Sapa Travel Guide
Situated in the highlands of Northern Vietnam, Sapa is a destination easily reachable from Hanoi. With terraced rice fields, excellent trekking, and the highest mountain in mainland Southeast Asia, be sure to include it along with Ha Long Bay in your travels in Northern Vietnam.
While Sapa is a charming place on its own, those looking to culturally immerse themselves while visiting will want to tour the villages found in the surrounding area. Start out by checking out the terraced rice fields in Shin Chai Village.
While it can take a couple hours to get there and back, the trip will be worth it, as it will bring you into contact with the greatest concentration of genuine people in the region. While you will still run into touts and aggressive salespeople trying to get you to buy souvenirs, the scenery, which boasts fog-shrouded mountains and aforementioned rice fields, will make an amazing backdrop during your visit.
If you want to explore village life further, homestays are offered here – be sure to arrive early to grab a spot if you are interested.
Those seeking to get away from the commercialized aspects of touring in Sapa will like what they find at Ta Phin Village. Home to the members of the Hmong and Red Dao hill tribes, visitors will get an idea of how these folks have pursued their daily lives for generations. In order to get to this village, you’ll have to make a steep descent – if the climb back up will give you problems, motorbike taxis are available to take you back to the trailhead.
Better known but somewhat touristy in atmosphere, Cat Cat Village is a stop for many travellers visiting Sapa. Unlike the previously mentioned villages, Cat Cat can be accessed from the town of Sapa, as it sits within a 2.5-kilometre walk of its in-town trailhead.
Defined by its water wheels, it is a lively place to visit if you can block out the constant sales pitches you’ll be subjected to as you explore the village. If this bothers you, leaving this attraction off your list will be a smart move.
Sapa was a favourite getaway for the French during their colonial occupation of Vietnam, as its elevation allowed authorities to escape the heat of the coastal lowlands. They built institutions to make their life there as comfortable as possible – this includes Holy Rosary Church, which was erected in the early 20th century.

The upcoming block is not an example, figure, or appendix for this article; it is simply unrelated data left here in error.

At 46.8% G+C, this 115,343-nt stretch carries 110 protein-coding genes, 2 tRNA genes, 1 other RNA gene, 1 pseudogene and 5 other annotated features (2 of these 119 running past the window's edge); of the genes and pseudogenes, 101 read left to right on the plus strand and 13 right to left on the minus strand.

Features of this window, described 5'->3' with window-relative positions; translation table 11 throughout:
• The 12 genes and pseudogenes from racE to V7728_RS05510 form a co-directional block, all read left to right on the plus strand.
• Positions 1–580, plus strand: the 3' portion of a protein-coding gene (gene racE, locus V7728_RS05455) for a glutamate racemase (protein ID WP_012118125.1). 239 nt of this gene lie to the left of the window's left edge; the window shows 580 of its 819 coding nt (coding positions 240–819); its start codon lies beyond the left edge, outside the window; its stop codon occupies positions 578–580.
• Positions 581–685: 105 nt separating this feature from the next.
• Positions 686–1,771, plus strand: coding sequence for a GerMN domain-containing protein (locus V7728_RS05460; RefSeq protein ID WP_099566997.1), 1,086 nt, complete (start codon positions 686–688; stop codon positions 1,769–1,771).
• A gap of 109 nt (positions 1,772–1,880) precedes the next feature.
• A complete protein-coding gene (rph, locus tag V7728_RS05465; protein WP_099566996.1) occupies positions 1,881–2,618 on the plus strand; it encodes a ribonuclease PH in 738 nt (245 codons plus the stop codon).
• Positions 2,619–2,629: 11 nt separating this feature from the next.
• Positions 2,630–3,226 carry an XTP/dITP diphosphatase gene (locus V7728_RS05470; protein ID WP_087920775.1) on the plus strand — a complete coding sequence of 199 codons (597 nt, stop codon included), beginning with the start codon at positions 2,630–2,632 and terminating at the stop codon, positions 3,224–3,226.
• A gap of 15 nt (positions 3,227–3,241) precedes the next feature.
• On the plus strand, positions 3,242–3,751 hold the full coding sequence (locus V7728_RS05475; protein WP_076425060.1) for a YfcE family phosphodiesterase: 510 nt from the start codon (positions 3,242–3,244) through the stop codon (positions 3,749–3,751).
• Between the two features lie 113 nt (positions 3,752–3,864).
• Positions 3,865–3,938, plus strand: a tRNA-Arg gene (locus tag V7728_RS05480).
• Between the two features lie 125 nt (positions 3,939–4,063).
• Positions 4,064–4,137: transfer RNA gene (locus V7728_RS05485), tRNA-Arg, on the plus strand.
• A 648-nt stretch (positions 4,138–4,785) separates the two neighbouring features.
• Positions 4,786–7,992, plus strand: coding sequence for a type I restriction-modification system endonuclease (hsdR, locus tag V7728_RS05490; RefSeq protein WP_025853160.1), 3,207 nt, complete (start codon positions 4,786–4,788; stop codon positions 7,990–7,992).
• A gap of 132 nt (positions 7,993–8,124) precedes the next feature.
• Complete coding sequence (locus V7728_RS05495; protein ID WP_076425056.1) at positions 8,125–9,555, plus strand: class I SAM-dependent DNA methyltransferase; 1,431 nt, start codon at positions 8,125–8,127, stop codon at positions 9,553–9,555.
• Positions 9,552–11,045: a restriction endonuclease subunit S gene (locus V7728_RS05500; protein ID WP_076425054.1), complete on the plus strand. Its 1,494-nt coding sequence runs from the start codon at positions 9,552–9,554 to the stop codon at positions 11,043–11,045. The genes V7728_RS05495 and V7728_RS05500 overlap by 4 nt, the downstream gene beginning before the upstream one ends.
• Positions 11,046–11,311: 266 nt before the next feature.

Also known as the Stone Church, it is known for its subtle but beautiful architecture and its stained glass windows. Travelling Christians looking to remain faithful and the curious should know that an English mass is held on Sundays – inquire on arrival for specific times.
While the villages you’ll find along the way will prove to be among the biggest highlights of your trip to Sapa, the beauty of the Muong Hoa Valley will no doubt be up there as well. Throughout a trek here, you’ll be treated to views of verdant rice terraces, water buffalo lumbering about, and farmers tending to their land.
To get the most out of your journey, consider hiring a private guide, as they possess knowledge that will give context to everything you’ll see during your walk.
Love to scale peaks while on holiday? Don’t miss the opportunity to climb Fansipan Mountain during your time in Sapa. Standing tall at 3,143 metres above sea level, it isn’t just the highest peak in Vietnam, but also, the highest in mainland Southeast Asia.
This is a serious trek – don’t expect a two-hour walk. If you make good time, you’ll get to the summit in two days. Stock up on relevant equipment and provisions before making an attempt – this doesn’t just mean taking plenty of food and water, but warm sleeping bags, as temperatures often plunge to freezing at night.
Want to experience the feeling of standing on top of Southeast Asia’s tallest peak without sweating and struggling up the track for two days? If you lack the athletic inclination to tackle this mountain the first way, taking the Sun World Fansipan Legend tram will get you there within 20 minutes.
At the top, you’ll be greeted by a pagoda, a Buddha image, and some of the most jaw-dropping views you’ll find in the Sapa area. Just be sure to bring warm clothes – while you won’t be trekking up here like the mountaineers, it can still be in the single digits Celsius during the day up here during winter, so bring a jacket, sweater, and a knitted hat.
There are many waterfalls in Sapa, but none possess the natural beauty Love Waterfall has. A cascade of water which tumbles down from a height of 100 metres, it is worth the walk you’ll have to make from Cat Cat Village to get here.